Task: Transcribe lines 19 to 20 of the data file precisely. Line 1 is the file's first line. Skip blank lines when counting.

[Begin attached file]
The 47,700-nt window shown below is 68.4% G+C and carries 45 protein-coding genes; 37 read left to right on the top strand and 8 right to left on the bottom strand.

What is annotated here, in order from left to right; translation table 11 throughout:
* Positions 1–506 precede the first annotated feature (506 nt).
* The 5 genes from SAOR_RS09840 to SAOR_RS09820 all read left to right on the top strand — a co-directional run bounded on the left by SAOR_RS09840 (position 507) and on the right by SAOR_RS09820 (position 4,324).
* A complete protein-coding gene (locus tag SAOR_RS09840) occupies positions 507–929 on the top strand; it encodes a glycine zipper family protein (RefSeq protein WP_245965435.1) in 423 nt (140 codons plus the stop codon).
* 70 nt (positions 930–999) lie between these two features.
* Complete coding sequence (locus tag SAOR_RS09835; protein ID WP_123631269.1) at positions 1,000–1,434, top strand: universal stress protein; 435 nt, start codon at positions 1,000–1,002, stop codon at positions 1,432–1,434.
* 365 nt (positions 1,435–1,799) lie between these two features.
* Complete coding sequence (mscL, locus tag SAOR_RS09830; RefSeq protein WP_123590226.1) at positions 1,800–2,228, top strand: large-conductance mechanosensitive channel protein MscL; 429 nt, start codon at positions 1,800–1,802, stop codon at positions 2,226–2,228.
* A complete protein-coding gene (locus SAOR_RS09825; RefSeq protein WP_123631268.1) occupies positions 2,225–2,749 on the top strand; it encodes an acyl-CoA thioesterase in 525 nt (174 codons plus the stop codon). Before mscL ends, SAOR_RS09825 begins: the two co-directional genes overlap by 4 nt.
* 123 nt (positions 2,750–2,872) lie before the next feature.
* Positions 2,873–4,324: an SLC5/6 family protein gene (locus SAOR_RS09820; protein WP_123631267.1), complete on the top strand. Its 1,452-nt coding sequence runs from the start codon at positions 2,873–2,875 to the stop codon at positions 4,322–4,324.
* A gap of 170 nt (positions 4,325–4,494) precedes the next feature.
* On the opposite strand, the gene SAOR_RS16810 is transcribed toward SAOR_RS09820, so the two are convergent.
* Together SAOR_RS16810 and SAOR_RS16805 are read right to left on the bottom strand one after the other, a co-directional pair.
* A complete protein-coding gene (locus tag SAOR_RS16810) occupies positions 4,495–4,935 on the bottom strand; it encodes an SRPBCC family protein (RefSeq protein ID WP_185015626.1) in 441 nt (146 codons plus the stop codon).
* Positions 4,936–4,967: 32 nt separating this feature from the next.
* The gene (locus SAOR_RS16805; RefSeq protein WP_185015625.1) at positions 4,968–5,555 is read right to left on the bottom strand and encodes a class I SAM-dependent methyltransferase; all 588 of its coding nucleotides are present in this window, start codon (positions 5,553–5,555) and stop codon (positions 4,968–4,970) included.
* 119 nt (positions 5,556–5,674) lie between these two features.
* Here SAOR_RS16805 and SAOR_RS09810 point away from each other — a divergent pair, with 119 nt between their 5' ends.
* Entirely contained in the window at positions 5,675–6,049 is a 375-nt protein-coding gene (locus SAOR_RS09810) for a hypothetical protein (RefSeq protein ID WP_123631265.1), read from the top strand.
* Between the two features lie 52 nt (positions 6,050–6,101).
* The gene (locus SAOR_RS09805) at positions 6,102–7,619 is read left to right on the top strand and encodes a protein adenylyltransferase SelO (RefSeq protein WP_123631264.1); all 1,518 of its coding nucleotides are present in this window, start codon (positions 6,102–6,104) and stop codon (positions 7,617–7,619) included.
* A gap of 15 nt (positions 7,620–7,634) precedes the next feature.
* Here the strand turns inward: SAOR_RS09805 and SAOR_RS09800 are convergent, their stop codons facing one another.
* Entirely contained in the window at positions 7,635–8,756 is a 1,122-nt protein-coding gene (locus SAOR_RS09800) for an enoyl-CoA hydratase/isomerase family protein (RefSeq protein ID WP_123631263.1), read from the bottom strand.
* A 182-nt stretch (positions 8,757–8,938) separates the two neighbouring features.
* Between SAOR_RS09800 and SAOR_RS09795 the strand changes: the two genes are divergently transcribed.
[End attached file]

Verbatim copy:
* 119 nt (positions 5,556–5,674) lie between these two features.
* Here SAOR_RS16805 and SAOR_RS09810 point away from each other — a divergent pair, with 119 nt between their 5' ends.